Ultimately, however, it was his commitment and intensity that did him in.
As it turned out, Le Dain joined the SCC just two years after the Charter came into force in 1982. “There was so much to be done, so little guidance and not much precedent for handling Chartercases,”Butt said. “They created a palpable sense of tension.”
Then the court had to deal with the Bill 101 case relating to French language rights. Le Dain confided in L’Heureux-Dubé that the burden was “enormous,” largely because of its political consequences. She wasn’t totally surprised. “Gerry was not anxious, but always full of ideas, a thinker and always put up his hand to write the most challenging decisions,” L’Heureux-Dubé recalled. “I remember one time he had a folder full of paper on one issue, and I wondered whether knowing too much was a sign of a great mind.”
The final straw may have come in 1988, when the court effectively doubled its workload by moving from hearing one case a day to two. The increased burden didn’t match up well with Le Dain’s meticulousness. “He was not thriving in the environment because of his approach [to the work] and was not producing [judgments] the way other people were producing,” said L’Heureux-Dubé.
Burgess knew Le Dain was working hard. “But this time things were different because he couldn’t sleep,” she said. Cynthia Le Dain urged him to take a break. He became so depressed he asked L’Heureux-Dubé whether he should resign. “Just take a rest, we need you,” she responded. “You have no idea how important you are to the court.”
In September of 1988, doctors diagnosed Le Dain with clinical depression. At that point, his wife went to see Dickson. “The chief justice talked about my father in the past tense, particularly [with reference to] his mind,” Burgess said. “There was no question from the reception of the chief justice that there wouldn’t be any support. No enlightened sense that his condition was treatable and that he would come back.”
Under pressure, Burgess said, her father had no choice but to resign. “What could he have done?” she asked. “Get a lawyer?” Burgess went so far as to call Trudeau, reminding him that he had appointed Le Dain. “I also appointed Brian Dickson,” Trudeau responded.
L’Heureux-Dubé remembers that she and her fellow judge Bertha Wilson were “shocked” by the turn of events. “Le Dain was an exceptional mind. He should have been given time to get back and instead he was forced to resign,” she said. “It was terrible. It always upset me what was done to him. He was an ideal colleague.”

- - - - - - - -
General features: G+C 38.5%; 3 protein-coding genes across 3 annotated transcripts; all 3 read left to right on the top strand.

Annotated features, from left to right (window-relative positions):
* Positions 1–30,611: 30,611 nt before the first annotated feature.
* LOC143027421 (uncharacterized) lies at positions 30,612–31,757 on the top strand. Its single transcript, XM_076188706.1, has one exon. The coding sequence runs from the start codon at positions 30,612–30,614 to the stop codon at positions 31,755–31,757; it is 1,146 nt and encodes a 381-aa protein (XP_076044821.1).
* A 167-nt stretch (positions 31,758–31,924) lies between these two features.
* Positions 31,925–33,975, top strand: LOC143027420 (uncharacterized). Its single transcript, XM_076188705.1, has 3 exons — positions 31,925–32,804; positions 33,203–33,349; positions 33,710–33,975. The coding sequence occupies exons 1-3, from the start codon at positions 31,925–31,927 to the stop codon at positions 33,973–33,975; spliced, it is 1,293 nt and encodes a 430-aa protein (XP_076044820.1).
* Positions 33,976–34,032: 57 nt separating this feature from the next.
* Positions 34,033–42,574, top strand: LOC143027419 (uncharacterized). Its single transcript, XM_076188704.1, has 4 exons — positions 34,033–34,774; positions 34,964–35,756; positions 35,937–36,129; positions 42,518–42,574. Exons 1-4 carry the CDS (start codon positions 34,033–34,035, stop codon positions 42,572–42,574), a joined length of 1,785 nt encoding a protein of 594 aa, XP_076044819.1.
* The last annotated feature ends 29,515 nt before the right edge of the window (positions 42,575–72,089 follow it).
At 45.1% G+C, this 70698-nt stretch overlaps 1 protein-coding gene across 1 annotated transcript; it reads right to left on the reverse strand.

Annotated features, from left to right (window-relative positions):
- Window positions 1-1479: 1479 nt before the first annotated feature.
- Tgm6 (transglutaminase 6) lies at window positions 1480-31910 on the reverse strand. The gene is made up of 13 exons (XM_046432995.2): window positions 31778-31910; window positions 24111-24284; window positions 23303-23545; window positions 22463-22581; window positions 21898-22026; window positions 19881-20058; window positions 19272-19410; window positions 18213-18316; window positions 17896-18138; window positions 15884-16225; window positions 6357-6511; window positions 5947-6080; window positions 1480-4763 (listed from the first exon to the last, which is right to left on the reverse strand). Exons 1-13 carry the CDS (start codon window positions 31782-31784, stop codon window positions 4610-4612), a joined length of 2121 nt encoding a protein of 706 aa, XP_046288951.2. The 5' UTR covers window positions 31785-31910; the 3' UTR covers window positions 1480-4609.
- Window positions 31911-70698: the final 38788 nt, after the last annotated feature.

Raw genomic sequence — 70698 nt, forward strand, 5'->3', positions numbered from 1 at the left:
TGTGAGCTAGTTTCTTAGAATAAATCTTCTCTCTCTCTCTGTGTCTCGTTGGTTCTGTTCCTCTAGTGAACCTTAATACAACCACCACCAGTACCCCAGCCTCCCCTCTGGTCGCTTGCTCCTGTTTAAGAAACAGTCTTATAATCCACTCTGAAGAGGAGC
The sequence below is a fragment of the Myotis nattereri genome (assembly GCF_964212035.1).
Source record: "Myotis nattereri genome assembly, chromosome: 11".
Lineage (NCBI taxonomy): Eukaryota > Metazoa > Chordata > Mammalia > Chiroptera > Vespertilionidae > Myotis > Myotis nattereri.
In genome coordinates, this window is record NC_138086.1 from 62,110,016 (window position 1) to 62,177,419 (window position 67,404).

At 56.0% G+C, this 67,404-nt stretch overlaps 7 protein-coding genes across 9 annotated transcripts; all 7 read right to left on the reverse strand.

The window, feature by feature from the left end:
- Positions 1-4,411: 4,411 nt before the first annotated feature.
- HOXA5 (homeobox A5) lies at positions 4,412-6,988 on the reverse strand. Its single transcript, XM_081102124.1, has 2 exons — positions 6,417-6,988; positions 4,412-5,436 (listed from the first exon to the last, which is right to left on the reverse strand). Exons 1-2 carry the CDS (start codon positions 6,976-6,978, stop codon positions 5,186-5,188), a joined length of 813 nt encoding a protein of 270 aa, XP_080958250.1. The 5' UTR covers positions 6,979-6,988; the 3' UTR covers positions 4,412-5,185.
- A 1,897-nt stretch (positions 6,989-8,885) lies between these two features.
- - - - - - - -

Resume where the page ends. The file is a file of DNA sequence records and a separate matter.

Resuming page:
The forced resignation devastated Le Dain and his family. “It was a train wreck that we couldn’t turn around,” Burgess said.
But even from his hospital bed, Le Dain’s focus was ensuring that the cases he had been working on were properly managed. Ironically, none of these cases bore his name as a contributor to the judgment. “What I found really difficult to accept was that the materials [used by the court] were his materials,” said Richard Janda.
As one of the interviewees,David Butt, acknowledged, the situation was a “historically unique pressure cooker,” which raised the question of how long the court could function with one judge down. “They could have sat with seven judges for a while and hired a bunch more clerks,” Butt said. “There was no humanity.”
So for those for whom the lessons from this tale don’t speak for themselves, there are two questions you could ask yourself.
First, is it any surprise, given the example of the former chief justice, that so much of the legal profession has for so long seen billable hours and an attendant preference for quantity over quality as an important hallmark of merit and advancement?
And second, what chance do the mentally ill have when the celebrated liberal chief justice of Canada, albeit 30 years ago — or perhaps just 30 years ago — chose to punish one of his colleagues for being depressed? Think about how society has, until very recently, treated autistic children.
Burgess told the CBC that her father’s “cruel and unconscionable treatment would never happen today.”
Let’s hope she’s right. After all, great minds, like other minds, get sick. And they also get better. We should too.